The research group studies how science communication and dissemination creates connections between science and society.
We are interested in how scientific knowledge, values and practices are communicated and disseminated in the interface between science and society, e.g. through talks, events, citizen science projects, exhibitions, social media, etc. In the group, we consider science to be created by humans, and shaped by institutional , social, political, cultural and economic conditions. This means that when science is disseminated and communicated, it is transferred and transformed from one context to another - it is thus important to account for these different contexts and conditions when studying communication.
We are particularly interested in the communication and dissemination of various aspects of sustainability. For example, we have researched how science centers can develop concepts of health that are inclusive across socio-economic groups (World Goal # 3), how science communication can be made gender-inclusive (World Goal # 4), and how natural history museums can disseminate biodiversity ( World Goal # 15). We have good collaborations with a number of actors and organisations in the field, eg the Natural History Museum of Denmark, Experimentarium, Copenhagen Zoo, Sustainia, the European Environment Agency, and Videnskab.dk.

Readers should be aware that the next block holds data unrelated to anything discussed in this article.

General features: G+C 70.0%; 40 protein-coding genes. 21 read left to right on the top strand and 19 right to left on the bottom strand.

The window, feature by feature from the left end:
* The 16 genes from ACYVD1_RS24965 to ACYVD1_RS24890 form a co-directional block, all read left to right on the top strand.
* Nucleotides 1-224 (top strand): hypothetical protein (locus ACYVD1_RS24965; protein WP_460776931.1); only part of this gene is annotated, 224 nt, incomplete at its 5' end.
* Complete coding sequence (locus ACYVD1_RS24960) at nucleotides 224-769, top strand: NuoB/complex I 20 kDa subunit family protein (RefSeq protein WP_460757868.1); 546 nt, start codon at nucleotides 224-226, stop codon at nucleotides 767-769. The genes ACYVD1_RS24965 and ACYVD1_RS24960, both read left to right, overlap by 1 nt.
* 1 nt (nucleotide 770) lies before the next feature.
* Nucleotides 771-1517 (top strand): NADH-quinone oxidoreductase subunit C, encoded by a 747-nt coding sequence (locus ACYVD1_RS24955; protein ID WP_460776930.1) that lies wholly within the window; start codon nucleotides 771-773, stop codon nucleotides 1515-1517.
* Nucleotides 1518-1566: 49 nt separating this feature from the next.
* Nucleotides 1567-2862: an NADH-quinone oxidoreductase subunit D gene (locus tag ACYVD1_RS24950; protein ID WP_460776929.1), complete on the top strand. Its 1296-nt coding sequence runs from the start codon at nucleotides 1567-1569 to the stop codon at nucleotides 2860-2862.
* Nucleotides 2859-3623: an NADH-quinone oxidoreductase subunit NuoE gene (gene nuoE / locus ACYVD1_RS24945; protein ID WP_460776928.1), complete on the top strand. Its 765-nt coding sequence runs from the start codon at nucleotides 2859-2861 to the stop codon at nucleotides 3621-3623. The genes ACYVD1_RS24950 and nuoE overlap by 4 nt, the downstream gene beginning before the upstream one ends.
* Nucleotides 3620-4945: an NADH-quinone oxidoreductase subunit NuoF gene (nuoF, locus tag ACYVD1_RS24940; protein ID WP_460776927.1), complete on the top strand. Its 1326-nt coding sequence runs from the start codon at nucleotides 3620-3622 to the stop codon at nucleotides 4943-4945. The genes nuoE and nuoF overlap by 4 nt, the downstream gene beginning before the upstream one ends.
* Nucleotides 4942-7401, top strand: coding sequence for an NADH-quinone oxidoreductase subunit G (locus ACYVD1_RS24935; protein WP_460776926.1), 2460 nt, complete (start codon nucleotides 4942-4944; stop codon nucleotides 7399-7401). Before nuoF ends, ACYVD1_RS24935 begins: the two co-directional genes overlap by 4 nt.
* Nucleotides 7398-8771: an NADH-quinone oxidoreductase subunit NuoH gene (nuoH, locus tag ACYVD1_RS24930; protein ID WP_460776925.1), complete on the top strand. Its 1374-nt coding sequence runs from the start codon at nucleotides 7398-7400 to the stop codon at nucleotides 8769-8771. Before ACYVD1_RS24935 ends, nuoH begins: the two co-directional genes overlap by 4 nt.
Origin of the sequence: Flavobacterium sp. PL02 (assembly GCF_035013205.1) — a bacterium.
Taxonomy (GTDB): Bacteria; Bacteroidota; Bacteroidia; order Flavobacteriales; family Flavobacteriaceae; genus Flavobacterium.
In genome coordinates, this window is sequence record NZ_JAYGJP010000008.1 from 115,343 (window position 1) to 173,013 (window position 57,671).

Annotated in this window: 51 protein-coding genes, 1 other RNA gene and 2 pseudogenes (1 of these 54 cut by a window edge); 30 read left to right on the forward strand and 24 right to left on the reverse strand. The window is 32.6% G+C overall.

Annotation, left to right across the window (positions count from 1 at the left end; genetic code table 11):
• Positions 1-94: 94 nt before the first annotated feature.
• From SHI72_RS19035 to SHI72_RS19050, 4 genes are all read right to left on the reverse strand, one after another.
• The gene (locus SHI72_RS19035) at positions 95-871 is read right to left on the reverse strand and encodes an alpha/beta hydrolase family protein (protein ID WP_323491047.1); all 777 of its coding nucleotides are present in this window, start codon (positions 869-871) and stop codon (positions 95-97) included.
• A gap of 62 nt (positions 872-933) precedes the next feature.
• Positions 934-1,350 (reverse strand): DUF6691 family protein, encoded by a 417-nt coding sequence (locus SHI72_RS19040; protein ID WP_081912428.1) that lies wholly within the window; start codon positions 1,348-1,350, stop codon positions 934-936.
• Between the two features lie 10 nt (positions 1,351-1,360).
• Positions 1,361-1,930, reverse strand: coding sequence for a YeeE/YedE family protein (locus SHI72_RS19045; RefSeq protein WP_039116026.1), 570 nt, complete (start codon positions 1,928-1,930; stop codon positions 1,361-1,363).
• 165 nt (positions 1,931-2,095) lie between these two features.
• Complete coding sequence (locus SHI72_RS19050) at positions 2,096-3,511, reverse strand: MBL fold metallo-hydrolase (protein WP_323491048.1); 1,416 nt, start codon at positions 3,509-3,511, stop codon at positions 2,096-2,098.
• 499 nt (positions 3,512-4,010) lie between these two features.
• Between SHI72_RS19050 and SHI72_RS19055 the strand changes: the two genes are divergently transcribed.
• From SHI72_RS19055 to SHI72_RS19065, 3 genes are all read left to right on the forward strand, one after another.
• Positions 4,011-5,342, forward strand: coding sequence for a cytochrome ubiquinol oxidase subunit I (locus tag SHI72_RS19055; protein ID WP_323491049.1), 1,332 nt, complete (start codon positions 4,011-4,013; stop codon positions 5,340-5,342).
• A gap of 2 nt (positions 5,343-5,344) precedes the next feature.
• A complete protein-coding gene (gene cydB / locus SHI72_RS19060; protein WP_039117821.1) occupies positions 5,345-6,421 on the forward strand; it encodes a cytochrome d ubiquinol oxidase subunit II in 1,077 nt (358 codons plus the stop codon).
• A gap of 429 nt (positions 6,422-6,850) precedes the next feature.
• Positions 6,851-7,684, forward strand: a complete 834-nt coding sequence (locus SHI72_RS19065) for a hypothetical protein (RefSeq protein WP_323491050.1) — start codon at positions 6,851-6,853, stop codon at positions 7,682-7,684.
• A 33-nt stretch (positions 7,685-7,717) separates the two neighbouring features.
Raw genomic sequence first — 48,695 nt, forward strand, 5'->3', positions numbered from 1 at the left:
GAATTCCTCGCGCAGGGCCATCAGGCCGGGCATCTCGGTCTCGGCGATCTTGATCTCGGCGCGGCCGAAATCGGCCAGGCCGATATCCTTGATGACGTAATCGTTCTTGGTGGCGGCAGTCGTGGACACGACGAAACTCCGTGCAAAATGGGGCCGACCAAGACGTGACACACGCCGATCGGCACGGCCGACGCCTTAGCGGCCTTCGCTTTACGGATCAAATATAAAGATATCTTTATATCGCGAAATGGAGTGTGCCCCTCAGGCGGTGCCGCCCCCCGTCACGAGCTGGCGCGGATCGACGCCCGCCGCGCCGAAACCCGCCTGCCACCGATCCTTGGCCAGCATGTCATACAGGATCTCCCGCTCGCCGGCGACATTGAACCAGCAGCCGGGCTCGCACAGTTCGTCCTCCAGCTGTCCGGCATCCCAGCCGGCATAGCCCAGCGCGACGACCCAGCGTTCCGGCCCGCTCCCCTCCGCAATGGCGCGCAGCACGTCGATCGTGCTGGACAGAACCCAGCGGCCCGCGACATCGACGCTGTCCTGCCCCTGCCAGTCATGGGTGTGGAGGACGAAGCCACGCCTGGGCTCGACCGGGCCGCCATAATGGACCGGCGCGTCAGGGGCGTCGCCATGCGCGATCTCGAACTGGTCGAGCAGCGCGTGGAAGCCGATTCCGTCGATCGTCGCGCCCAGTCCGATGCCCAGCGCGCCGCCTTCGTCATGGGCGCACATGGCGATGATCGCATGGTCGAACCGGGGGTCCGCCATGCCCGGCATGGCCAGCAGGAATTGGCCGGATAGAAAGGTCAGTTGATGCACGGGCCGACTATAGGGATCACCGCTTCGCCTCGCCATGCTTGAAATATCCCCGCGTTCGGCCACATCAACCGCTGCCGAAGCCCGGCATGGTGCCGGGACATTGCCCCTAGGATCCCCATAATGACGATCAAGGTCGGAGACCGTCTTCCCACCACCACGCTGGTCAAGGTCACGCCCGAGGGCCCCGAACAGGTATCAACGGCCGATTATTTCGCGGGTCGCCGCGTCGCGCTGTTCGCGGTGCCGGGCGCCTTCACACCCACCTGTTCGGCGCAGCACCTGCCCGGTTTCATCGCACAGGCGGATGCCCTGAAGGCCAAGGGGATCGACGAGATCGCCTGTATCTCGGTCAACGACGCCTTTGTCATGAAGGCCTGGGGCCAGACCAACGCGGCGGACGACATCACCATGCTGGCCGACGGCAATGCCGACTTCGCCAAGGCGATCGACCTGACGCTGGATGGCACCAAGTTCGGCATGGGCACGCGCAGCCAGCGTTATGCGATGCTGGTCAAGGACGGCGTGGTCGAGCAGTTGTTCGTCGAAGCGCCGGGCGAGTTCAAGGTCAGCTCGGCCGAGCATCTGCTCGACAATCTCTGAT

The research group is responsible for a number of courses in scientific communication and dissemination, at the bachelor's, master's and PhD levels. These courses aim to prepare participants for a sustainable future. We support students from natural science study programmes in becoming more proficient science communicators, both during their studies and in the job market. We work with themes such as communication in a post-truth world, citizen science, communication with political decision-makers, journalistic writing, and more. We also supervise all kinds of projects (POC, PiP, BSc, MSc) within scientific communication and dissemination.
|Israel Rosalino||Guest Researcher|